Analysis:I liked the interplay between the Internet and oral tradition. A lot of the time I think of how oral tradition is transferred to the Internet but not really about how it could go the other way. In this case, EC read a joke on the Internet and continued to spread it orally for years.







Folk speech


“You ever hear what happened to the two guys who stole a calendar? The both got 6 months”


Background: Justin is 23 years old and both raised in and currently residing in Calabasas, CA.

Context:Justin used this joke at Passover dinner.

Analysis: Jokes are a very subjective form of entertainment and rely completely on your audience. I never tell jokes, so I always enjoy when someone else knows a bunch off the top of their head. Justin told this joke at a large family dinner, which is, in my opinion, the perfect audience for a quick, witty joke such as the one told. I almost enjoy an audience’s reaction to joke-telling more than the actual joke itself on occasion, because the delivery and timing is so crucial for the joke to be accepted as hoped.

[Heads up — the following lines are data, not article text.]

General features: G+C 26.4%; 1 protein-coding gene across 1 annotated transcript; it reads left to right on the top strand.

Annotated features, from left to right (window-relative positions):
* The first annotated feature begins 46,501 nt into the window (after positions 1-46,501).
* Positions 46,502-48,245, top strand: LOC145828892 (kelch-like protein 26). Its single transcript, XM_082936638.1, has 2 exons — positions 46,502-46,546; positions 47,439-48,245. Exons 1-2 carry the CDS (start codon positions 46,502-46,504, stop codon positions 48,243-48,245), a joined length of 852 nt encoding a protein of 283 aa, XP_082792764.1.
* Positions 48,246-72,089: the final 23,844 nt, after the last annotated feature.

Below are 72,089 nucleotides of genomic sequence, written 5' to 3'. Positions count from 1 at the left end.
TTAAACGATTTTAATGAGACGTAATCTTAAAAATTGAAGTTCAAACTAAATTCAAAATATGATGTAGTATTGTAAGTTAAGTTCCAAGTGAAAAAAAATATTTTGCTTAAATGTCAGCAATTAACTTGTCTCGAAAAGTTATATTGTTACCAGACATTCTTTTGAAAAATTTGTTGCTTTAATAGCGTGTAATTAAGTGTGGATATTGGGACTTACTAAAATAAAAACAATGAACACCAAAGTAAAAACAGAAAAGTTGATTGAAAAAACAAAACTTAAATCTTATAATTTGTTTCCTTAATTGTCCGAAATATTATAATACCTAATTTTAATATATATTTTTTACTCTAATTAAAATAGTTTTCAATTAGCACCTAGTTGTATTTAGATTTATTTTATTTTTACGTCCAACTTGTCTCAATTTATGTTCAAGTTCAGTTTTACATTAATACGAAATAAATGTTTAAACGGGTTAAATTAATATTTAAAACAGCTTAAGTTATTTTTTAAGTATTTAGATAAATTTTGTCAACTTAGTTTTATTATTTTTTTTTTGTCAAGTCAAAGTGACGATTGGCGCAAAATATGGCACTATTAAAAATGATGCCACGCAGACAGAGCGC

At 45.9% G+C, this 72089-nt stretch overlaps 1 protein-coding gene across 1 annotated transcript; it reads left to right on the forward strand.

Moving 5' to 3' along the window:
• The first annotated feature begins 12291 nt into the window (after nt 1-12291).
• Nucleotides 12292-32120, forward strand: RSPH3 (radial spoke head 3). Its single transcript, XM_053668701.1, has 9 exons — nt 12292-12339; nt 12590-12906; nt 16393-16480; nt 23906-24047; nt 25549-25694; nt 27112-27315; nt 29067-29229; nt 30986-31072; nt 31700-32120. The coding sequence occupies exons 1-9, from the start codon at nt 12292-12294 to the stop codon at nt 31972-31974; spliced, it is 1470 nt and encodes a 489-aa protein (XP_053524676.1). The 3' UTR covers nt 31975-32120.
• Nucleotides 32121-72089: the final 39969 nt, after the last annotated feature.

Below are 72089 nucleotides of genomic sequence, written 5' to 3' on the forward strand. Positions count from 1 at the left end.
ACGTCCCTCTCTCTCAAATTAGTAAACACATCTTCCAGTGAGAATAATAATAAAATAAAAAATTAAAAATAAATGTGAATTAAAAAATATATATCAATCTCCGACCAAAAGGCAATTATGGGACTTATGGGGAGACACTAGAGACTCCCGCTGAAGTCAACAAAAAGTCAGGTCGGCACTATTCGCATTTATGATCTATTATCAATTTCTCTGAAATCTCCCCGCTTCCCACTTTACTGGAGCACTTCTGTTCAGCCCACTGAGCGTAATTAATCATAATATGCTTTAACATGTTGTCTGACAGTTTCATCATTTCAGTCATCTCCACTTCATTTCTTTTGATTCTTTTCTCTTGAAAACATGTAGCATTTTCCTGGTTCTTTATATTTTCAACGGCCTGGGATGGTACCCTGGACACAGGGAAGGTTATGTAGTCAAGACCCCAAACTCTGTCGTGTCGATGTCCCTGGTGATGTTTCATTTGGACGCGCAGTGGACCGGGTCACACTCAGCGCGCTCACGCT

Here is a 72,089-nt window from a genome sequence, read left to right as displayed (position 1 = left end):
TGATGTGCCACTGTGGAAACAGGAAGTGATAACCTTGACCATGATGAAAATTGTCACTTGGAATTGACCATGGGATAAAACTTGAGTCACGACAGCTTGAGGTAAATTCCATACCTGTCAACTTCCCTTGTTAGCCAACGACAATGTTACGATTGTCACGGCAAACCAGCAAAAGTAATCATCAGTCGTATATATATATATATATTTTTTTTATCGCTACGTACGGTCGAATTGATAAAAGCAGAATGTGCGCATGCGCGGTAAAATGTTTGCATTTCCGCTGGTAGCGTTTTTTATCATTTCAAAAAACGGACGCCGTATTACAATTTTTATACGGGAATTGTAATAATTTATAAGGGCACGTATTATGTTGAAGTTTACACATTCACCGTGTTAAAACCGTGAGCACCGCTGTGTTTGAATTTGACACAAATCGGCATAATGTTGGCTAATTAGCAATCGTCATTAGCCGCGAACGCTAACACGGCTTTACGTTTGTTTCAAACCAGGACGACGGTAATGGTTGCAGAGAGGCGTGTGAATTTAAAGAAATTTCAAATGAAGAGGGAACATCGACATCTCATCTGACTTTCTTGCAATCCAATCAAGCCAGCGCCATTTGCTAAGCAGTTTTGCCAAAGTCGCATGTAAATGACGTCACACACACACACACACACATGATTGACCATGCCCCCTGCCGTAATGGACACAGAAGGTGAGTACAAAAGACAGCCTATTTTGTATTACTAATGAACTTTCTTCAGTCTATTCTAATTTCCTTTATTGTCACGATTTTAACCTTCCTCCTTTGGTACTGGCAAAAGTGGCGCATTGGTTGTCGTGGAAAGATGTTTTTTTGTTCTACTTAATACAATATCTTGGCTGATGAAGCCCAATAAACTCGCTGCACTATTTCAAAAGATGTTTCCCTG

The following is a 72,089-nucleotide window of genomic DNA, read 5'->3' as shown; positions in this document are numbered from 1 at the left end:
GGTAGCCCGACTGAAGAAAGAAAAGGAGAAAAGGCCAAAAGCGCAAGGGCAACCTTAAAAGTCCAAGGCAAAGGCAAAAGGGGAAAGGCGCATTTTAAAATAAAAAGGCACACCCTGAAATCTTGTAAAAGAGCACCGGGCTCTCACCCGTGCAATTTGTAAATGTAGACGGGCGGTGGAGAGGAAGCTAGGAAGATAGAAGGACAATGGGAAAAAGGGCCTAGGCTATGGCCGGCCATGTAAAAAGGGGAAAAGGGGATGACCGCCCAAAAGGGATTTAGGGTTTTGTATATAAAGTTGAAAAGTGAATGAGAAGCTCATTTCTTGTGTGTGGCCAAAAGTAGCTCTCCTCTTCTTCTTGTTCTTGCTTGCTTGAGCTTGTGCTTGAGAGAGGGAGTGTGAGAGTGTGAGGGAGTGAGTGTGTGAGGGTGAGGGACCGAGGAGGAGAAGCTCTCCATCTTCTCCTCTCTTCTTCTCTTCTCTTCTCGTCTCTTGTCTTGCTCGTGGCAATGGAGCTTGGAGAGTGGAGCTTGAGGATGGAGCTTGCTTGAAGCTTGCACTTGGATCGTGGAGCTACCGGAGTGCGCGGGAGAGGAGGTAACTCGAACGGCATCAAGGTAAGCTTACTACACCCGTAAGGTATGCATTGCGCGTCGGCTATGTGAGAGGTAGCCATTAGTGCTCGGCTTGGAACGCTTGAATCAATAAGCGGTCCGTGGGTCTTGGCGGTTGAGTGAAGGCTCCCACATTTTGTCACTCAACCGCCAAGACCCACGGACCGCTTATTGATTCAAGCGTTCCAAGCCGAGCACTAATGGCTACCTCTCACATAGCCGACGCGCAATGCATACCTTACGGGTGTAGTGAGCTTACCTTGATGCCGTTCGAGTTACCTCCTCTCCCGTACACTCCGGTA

Folk Beliefs
Stereotypes/Blason Populaire

The Joke of the Google Self-Driving Car

Background information:

Palo Alto in the Silicon Valley area is located in California and is beautiful in a myriad of different ways. It is close to nature, has beautiful architecture, and is an extremely environmentally conscious, friendly, and accepting location. I grew up in Palo Alto since I moved from Sweden to the United States when I was almost six years old and went to high school just around the time that Google started releasing their self-driving cars to test-drive around in the Palo Alto and Mountain View area, as Google’s headquarters is located right next to Palo Alto in Mountain View. The Google self-driving car projected was later named Waymo, but people always referred to these unique cars as the Google self-driving cars.